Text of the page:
In recent decades, vector autoregression, especially structural vector autoregression, has been used to study the size of the government spending multiplier (Blanchard and Perotti 2002; Fatás and Mihov 2001; Mountford and Uhlig 2009). Such methods are used in a significant proportion of empirical research designed to estimate the multiplier (see Ramey 2011a). Despite being published in respected journals and cited by prominent members of the profession, much of this literature does not use the conventional standard of statistical significance that economists are accustomed to in empirical research.

Results in the literature on the fiscal multiplier are typically communicated using a graph of the estimated impulse-response functions. For instance, the effect of government spending on output may be reported by reproducing a graph of an impulse-response function of a one-unit (generally, one percentage point or one standard error) change in government spending. The graph would show the percent change in output over time following the change in government spending. To report statistical significance, authors of these studies may then draw confidence bands around the impulse response function. Ostensibly, if zero lies outside the confidence band, it is statistically distinguishable from zero. But very frequently in this literature the confidence bands correspond to only one standard error. In other words, instead of representing what corresponds to rejecting the null hypothesis at a 90% level or 95% level, the confidence bands correspond to rejecting the null hypothesis at a 68% level. By conventional standards, this confidence band is insufficient for hypothesis testing. Not every useful empirical study must achieve significance at the 95% level to be considered meaningful, of course, but a pattern of studies which do not use and reach the conventional benchmark is a cause for attention and perhaps concern. Statistical significance is not the only standard by which we should judge empirical research (Ziliak and McCloskey 2008). It is, however, a useful standard, and still an important one. Here I examine papers in the fiscal multiplier literature which apply vector autoregression methods. Sixteen of the thirty-one papers identified use narrow, one-standard-error confidence bands to the exclusion of confidence bands corresponding to the conventional standard of 90% or 95% confidence. This practice will often not be clear to the reader of a paper unless its text is read rather carefully.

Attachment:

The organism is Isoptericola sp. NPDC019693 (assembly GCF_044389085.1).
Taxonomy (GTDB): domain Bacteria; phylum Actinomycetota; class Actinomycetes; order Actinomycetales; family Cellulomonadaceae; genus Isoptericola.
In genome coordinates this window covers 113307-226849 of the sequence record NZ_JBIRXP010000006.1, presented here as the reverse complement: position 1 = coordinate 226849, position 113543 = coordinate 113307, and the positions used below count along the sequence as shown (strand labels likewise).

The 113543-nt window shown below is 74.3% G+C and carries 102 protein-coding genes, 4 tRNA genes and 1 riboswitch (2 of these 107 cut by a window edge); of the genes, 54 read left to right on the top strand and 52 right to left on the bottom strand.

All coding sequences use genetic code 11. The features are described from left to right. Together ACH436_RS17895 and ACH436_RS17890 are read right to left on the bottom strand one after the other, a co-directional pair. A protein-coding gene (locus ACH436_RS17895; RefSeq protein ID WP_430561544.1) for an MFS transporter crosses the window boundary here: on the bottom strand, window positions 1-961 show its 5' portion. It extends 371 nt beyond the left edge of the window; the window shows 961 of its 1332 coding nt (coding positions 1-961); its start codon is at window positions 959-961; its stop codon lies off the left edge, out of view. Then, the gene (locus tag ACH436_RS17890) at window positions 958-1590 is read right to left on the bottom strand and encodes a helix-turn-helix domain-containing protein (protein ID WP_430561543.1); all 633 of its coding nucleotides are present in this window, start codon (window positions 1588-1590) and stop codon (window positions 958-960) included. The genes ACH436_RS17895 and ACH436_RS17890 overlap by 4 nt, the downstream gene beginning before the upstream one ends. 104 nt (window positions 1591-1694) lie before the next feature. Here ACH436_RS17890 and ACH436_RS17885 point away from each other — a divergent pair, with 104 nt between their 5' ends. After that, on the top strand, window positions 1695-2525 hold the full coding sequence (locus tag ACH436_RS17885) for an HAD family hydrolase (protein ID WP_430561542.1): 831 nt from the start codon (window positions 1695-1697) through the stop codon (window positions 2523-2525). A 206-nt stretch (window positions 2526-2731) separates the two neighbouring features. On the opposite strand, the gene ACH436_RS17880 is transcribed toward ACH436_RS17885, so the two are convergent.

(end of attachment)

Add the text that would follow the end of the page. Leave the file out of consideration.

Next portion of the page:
I can’t even fathom what people are thinking when they use 68%.  It seems like something you’d see in The Onion, and yet apparently this stuff gets published.  Can someone help me here, what am I missing?

Lateral thinking

Over at Econlog a few weeks ago I did a post entitled “How I Think.”  I was reminded of that post when reading commenter theories on the poor health outcomes of American whites aged 45-54.  In the post, I said that when evaluating Alan Greenspan’s performance, you don’t want to focus on Greenspan; you want to focus on how other central bankers did during this period (about as well.)  When thinking about China’s growth prospects you don’t want to focus on everything you know about China (too complicated), but rather look at other East Asian countries.  And when deciding whether the gold inflows to Spain (1500-1650) were a resource curse that hurt long-term growth, you want to look at other Mediterranean regions that did not received big gold inflows.

Here’s the graph: